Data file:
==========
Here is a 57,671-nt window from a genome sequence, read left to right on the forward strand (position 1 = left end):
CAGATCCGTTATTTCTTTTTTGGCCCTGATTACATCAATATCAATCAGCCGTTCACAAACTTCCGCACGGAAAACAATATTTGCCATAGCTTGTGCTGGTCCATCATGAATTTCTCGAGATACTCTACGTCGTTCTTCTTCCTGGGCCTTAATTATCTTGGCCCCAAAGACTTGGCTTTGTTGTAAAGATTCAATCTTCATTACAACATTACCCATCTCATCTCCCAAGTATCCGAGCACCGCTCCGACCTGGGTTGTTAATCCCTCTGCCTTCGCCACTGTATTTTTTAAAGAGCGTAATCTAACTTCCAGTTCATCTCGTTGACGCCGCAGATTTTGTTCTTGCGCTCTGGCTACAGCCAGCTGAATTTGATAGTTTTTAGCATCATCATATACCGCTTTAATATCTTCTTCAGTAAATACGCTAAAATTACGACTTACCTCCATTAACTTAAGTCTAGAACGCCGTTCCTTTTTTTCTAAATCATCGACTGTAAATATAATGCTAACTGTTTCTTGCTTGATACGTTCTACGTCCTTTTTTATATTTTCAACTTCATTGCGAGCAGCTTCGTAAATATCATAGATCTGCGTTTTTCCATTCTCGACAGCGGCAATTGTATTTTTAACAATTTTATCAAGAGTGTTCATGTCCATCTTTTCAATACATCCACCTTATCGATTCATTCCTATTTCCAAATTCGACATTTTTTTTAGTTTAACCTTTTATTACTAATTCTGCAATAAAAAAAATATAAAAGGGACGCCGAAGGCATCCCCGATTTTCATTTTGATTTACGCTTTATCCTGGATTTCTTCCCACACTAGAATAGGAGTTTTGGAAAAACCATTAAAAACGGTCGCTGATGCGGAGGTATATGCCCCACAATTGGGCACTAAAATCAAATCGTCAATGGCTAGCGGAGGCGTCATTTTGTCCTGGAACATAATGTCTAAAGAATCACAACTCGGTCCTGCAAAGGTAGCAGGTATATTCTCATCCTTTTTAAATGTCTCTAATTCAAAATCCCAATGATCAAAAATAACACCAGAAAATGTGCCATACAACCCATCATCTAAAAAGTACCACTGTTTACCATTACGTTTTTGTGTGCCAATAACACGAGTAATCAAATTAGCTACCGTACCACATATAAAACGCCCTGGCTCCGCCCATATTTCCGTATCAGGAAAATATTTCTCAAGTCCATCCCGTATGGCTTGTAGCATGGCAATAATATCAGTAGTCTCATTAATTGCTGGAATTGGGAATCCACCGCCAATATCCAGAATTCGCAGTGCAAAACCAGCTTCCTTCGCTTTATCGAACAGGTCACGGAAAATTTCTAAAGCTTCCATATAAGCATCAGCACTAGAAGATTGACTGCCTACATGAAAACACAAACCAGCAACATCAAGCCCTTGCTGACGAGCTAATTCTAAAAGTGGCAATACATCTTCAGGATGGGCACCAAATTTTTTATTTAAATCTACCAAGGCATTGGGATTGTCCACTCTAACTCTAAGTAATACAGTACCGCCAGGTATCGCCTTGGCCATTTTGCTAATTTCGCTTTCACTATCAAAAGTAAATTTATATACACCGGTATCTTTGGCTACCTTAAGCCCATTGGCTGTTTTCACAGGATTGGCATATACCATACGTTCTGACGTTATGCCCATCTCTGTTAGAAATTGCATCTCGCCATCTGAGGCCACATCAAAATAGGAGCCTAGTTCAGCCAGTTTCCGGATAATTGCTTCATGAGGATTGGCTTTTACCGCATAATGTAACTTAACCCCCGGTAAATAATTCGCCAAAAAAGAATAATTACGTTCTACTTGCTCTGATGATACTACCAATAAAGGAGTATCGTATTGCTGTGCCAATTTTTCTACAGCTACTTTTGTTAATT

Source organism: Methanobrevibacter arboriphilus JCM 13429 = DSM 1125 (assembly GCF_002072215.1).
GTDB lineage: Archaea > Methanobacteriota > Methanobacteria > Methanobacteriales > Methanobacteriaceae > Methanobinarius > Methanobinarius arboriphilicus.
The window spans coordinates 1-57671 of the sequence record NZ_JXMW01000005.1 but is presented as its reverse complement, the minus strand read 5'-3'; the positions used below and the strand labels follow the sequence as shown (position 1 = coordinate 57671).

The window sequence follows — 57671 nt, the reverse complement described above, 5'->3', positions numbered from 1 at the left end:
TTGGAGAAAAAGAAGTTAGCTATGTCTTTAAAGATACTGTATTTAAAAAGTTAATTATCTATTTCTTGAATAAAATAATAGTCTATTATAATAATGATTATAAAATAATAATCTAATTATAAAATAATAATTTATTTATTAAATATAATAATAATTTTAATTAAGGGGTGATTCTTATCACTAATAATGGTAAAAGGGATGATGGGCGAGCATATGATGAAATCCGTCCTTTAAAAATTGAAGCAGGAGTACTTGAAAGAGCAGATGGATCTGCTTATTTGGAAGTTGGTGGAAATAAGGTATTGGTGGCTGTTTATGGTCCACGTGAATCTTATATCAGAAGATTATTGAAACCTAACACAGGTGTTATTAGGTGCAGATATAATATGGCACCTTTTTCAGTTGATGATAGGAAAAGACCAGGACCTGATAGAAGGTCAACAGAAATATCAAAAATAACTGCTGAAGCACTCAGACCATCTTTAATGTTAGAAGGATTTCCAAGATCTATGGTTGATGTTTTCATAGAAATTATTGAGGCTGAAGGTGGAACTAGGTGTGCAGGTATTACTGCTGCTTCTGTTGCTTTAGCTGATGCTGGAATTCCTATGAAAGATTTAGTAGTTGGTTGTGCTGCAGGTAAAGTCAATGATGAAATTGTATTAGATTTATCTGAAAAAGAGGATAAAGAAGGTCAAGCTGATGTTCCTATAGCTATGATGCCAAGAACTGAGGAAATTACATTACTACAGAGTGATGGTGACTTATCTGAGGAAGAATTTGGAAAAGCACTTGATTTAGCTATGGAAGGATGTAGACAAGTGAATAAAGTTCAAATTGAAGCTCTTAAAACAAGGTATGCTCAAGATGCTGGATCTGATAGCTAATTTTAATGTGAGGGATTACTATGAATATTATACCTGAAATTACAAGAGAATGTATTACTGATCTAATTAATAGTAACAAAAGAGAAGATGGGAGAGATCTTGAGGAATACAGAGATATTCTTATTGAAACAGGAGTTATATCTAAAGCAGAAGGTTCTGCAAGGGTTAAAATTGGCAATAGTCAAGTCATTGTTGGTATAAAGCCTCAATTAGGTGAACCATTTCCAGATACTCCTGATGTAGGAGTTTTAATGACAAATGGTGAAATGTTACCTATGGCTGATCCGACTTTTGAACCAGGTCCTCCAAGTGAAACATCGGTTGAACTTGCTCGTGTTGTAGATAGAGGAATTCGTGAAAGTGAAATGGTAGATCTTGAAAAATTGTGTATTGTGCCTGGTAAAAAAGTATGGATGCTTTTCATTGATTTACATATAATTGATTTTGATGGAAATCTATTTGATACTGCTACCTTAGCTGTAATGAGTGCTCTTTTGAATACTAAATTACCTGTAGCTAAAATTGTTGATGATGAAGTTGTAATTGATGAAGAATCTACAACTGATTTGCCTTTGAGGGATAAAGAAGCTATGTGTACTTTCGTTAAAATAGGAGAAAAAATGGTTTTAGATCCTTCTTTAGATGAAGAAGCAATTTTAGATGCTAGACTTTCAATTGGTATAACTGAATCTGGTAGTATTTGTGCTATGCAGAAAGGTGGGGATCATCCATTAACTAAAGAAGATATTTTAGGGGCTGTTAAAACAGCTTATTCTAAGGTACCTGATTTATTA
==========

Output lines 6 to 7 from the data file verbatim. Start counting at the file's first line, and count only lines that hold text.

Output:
The window sequence follows — 57671 nt, the reverse complement described above, 5'->3', positions numbered from 1 at the left end:
TTGGAGAAAAAGAAGTTAGCTATGTCTTTAAAGATACTGTATTTAAAAAGTTAATTATCTATTTCTTGAATAAAATAATAGTCTATTATAATAATGATTATAAAATAATAATCTAATTATAAAATAATAATTTATTTATTAAATATAATAATAATTTTAATTAAGGGGTGATTCTTATCACTAATAATGGTAAAAGGGATGATGGGCGAGCATATGATGAAATCCGTCCTTTAAAAATTGAAGCAGGAGTACTTGAAAGAGCAGATGGATCTGCTTATTTGGAAGTTGGTGGAAATAAGGTATTGGTGGCTGTTTATGGTCCACGTGAATCTTATATCAGAAGATTATTGAAACCTAACACAGGTGTTATTAGGTGCAGATATAATATGGCACCTTTTTCAGTTGATGATAGGAAAAGACCAGGACCTGATAGAAGGTCAACAGAAATATCAAAAATAACTGCTGAAGCACTCAGACCATCTTTAATGTTAGAAGGATTTCCAAGATCTATGGTTGATGTTTTCATAGAAATTATTGAGGCTGAAGGTGGAACTAGGTGTGCAGGTATTACTGCTGCTTCTGTTGCTTTAGCTGATGCTGGAATTCCTATGAAAGATTTAGTAGTTGGTTGTGCTGCAGGTAAAGTCAATGATGAAATTGTATTAGATTTATCTGAAAAAGAGGATAAAGAAGGTCAAGCTGATGTTCCTATAGCTATGATGCCAAGAACTGAGGAAATTACATTACTACAGAGTGATGGTGACTTATCTGAGGAAGAATTTGGAAAAGCACTTGATTTAGCTATGGAAGGATGTAGACAAGTGAATAAAGTTCAAATTGAAGCTCTTAAAACAAGGTATGCTCAAGATGCTGGATCTGATAGCTAATTTTAATGTGAGGGATTACTATGAATATTATACCTGAAATTACAAGAGAATGTATTACTGATCTAATTAATAGTAACAAAAGAGAAGATGGGAGAGATCTTGAGGAATACAGAGATATTCTTATTGAAACAGGAGTTATATCTAAAGCAGAAGGTTCTGCAAGGGTTAAAATTGGCAATAGTCAAGTCATTGTTGGTATAAAGCCTCAATTAGGTGAACCATTTCCAGATACTCCTGATGTAGGAGTTTTAATGACAAATGGTGAAATGTTACCTATGGCTGATCCGACTTTTGAACCAGGTCCTCCAAGTGAAACATCGGTTGAACTTGCTCGTGTTGTAGATAGAGGAATTCGTGAAAGTGAAATGGTAGATCTTGAAAAATTGTGTATTGTGCCTGGTAAAAAAGTATGGATGCTTTTCATTGATTTACATATAATTGATTTTGATGGAAATCTATTTGATACTGCTACCTTAGCTGTAATGAGTGCTCTTTTGAATACTAAATTACCTGTAGCTAAAATTGTTGATGATGAAGTTGTAATTGATGAAGAATCTACAACTGATTTGCCTTTGAGGGATAAAGAAGCTATGTGTACTTTCGTTAAAATAGGAGAAAAAATGGTTTTAGATCCTTCTTTAGATGAAGAAGCAATTTTAGATGCTAGACTTTCAATTGGTATAACTGAATCTGGTAGTATTTGTGCTATGCAGAAAGGTGGGGATCATCCATTAACTAAAGAAGATATTTTAGGGGCTGTTAAAACAGCTTATTCTAAGGTACCTGATTTATTA